Thai King Calls For Stability Amid Political Unrest

Dec 6, 2013
Originally published on December 5, 2013 8:12 pm

Thailand's King Bhumibol Adulyadej, in an address marking his 86th birthday, called on his people to do their duty "for stability, security of our nation" in an apparent reference to ongoing anti-government protests.

While avoiding a direct reference to the sometimes violent demonstrations that have rocked the capital, Bangkok, in recent weeks, the world's longest-serving monarch, said "All Thais should ... behave and perform our duties accordingly, our duty for the sake of the public, for stability, security for our nation of Thailand."

The king's birthday ceremony took place at his seaside palace in Hua Hin, 120 miles south of Bangkok, where the ailing monarch and Queen Sirikit moved when he left the hospital in July.

As NPR's Krishnadev Calamur reported earlier this week, "The protests began Nov. 24 but turned violent ... when police clashed with demonstrators opposed to the government of Prime Minister Yingluck Shinawatra."

The Bangkok Post says the king "spoke in a halting but determined voice with long pauses in between sentences. His message was clear and significant given the country's current political turmoil."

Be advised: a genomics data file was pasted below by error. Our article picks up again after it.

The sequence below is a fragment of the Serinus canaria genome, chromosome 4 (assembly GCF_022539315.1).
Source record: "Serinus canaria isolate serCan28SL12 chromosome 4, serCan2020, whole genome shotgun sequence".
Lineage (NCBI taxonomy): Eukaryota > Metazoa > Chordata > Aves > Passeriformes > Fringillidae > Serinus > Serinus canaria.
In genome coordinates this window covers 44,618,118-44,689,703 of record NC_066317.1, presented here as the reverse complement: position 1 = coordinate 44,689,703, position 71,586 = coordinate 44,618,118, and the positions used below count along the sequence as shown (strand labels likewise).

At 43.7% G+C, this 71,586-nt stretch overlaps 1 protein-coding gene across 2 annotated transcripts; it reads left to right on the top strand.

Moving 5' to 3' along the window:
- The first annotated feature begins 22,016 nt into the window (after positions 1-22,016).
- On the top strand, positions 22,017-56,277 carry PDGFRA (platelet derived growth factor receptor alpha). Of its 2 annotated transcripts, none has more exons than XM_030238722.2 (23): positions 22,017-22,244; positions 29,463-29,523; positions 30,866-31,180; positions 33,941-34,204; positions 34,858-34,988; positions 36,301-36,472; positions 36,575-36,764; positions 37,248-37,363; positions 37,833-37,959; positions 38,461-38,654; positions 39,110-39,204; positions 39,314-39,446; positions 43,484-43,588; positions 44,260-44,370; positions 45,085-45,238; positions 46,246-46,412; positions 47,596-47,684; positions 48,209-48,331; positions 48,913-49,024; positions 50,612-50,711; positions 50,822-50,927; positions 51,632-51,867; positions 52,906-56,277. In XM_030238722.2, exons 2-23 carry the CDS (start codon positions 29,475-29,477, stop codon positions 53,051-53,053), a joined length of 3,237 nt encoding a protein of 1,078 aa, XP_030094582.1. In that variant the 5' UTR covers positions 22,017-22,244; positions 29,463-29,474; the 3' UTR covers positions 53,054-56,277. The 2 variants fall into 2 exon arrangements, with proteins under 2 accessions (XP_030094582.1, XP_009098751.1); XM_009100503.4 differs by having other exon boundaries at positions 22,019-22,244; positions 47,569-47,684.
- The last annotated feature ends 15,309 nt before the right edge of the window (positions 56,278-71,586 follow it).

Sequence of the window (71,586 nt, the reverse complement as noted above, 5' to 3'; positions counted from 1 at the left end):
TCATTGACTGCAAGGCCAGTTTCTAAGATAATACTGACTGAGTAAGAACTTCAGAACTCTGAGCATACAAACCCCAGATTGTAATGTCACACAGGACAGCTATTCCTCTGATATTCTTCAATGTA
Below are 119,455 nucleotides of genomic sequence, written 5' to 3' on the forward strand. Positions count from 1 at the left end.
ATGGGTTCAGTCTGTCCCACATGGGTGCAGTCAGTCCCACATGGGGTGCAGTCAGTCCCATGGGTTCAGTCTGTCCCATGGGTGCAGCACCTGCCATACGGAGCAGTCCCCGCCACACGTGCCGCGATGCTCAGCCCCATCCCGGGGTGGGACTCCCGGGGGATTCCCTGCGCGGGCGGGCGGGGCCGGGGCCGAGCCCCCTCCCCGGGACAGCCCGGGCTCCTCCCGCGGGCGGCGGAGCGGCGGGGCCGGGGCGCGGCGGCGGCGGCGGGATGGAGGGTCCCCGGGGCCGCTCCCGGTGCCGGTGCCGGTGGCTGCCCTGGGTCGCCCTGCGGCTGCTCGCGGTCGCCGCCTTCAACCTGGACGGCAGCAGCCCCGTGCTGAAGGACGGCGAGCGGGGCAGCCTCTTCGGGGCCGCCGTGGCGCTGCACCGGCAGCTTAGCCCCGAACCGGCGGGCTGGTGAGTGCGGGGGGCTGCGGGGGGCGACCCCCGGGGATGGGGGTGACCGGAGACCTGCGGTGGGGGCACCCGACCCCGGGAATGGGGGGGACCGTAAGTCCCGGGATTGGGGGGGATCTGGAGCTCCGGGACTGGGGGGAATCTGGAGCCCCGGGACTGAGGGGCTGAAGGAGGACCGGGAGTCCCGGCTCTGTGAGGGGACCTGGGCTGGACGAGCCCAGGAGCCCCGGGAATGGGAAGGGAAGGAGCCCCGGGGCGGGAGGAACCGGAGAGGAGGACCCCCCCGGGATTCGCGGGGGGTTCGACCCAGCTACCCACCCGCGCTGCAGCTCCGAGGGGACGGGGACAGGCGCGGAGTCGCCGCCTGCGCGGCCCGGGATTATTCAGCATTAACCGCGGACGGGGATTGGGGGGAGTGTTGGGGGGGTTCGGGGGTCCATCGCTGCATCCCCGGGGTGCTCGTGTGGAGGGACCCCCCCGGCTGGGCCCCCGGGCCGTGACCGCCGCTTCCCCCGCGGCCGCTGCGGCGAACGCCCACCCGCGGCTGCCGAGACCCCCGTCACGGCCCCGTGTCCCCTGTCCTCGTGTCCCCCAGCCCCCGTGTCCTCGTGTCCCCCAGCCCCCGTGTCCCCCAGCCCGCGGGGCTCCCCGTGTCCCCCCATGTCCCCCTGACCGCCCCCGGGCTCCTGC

The anti-government demonstrations were placed on hold in respect for the king, but protest leader Suthep Thaugsuban, who leads a faction that has adopted the royal color yellow as its symbol, has pledged to resume his fight against Yingluck's government again on Friday.

Earlier this year, Yingluck's ruling Pheu Thai party introduced an amnesty bill that would have allowed her billionaire brother, former Prime Minister Thaksin Shinawatra, to return from self-imposed exile abroad. Thaksin, who was ousted in a 2006 military coup, later fled the country amid charges of corruption against him.

King Bhumibol, although technically a figurehead, is revered as a unifying figure in a country that has become increasingly divided along class lines – with wealthier, middle-class Thais in the cities steadily losing political clout to the poorer, rice-growing regions of the north and northeast.

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